Bacardi beat off more than 20 rivals to win an auction for the two brands and the final price smashed City forecasts. Diageo stands to make a profit of pounds 460m on the deal.
Dewar's and Bombay made profits of pounds 95m last year, after a combined marketing spend of around pounds 70m. The deal satisfies Bacardi's craving for a leading whisky brand to go alongside its white rum, which is the biggest selling brand in the world, and furthers its ambition to become a major force in the drinks industry. It also gives the group the chance to develop Bombay Sapphire, one of the most exciting of the new spirits brands, around the world.
About pounds 500m of the sale proceeds have already been earmarked to help pay the pounds 2.9bn special dividend Diageo announced last year. The rest of the money will go to pay off some of the group's debts. However analysts believe that the bumper sales price is likely to lead to bring forward plans to make further returns to shareholders via a share buy back or another special dividend.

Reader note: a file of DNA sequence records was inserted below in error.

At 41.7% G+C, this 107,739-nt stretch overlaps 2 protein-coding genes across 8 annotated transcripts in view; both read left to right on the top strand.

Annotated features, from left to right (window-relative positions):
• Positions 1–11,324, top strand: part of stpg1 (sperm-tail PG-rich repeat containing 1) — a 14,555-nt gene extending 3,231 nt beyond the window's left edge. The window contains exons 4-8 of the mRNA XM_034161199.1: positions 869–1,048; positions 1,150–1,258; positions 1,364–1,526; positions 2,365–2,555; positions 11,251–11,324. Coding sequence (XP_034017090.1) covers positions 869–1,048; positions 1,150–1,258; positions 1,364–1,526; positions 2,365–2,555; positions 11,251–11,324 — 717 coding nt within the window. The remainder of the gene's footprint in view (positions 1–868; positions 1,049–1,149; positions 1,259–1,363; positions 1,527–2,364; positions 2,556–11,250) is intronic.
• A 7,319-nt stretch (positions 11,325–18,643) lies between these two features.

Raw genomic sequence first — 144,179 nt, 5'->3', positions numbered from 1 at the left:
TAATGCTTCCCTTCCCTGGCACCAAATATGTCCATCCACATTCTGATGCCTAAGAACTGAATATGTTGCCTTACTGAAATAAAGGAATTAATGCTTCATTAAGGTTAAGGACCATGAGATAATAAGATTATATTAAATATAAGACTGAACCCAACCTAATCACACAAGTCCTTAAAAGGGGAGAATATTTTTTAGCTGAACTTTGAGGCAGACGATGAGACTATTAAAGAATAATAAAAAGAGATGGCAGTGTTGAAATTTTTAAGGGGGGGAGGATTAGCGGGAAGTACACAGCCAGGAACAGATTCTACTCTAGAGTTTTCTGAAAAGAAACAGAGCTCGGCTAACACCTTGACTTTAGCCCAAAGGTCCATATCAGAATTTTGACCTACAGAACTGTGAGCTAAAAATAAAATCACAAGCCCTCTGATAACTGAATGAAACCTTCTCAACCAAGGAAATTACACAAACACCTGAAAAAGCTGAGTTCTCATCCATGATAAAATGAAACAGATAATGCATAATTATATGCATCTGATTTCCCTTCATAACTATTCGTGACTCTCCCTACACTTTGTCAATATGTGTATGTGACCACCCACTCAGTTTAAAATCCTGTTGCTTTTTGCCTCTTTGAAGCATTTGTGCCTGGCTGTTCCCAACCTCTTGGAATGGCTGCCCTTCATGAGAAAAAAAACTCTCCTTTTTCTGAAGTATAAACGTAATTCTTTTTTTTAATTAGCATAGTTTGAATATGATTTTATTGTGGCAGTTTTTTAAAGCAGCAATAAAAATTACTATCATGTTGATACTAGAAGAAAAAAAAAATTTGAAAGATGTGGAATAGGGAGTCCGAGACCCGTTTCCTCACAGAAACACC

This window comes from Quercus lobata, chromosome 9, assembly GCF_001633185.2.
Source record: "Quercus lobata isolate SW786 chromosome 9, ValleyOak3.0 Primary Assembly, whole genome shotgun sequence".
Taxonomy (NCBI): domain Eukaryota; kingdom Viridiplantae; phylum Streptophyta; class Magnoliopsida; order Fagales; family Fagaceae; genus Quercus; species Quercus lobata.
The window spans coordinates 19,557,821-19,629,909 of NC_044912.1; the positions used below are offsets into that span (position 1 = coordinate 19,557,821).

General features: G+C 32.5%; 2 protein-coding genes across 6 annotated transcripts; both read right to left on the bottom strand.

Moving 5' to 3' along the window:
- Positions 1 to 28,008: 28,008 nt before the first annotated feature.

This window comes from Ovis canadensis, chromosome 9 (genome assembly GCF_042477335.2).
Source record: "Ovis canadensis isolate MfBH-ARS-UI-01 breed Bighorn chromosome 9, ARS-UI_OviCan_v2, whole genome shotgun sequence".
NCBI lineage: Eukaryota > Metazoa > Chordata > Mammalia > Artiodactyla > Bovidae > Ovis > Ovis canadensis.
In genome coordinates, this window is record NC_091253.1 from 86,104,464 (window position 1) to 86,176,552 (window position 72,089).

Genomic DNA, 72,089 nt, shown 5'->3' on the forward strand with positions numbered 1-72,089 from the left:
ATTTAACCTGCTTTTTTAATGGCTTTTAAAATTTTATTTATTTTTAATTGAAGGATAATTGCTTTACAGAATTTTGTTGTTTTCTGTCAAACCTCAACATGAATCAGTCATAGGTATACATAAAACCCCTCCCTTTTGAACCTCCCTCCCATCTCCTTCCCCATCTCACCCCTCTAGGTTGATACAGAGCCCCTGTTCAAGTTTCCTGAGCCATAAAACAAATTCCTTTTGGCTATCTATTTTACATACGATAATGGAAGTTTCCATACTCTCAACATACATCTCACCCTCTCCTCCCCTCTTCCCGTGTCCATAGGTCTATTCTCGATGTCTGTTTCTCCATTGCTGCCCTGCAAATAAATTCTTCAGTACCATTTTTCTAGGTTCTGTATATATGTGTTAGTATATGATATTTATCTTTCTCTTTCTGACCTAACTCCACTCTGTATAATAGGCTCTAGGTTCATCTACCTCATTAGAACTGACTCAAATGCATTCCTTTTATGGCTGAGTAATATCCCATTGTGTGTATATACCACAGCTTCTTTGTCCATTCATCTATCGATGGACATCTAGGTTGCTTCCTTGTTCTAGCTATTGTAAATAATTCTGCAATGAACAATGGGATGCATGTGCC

Diageo was formed last December when Guinness and Grand Metropolitan merged to create the largest drinks combine in the world. It was forced to sell the brands by June to get the green light for the blockbuster deal from the US and European and competition authorities. Bacardi's acquisition will safeguard the future of Dewar's four distilleries in Scotland.
The acquisition of Dewar's is a big strategic move for Bacardi, which had annual sales of $2.7bn (pounds 1.6bn) and made pre-tax profits of $234m in the 64 weeks to March 1997. George B. Reid Jr, Bacardi's president and chief executive, said: "In an industry that is consolidating rapidly to a few, very powerful players, it became clear to us that Bacardi had a unique opportunity to acquire two world-class brands."
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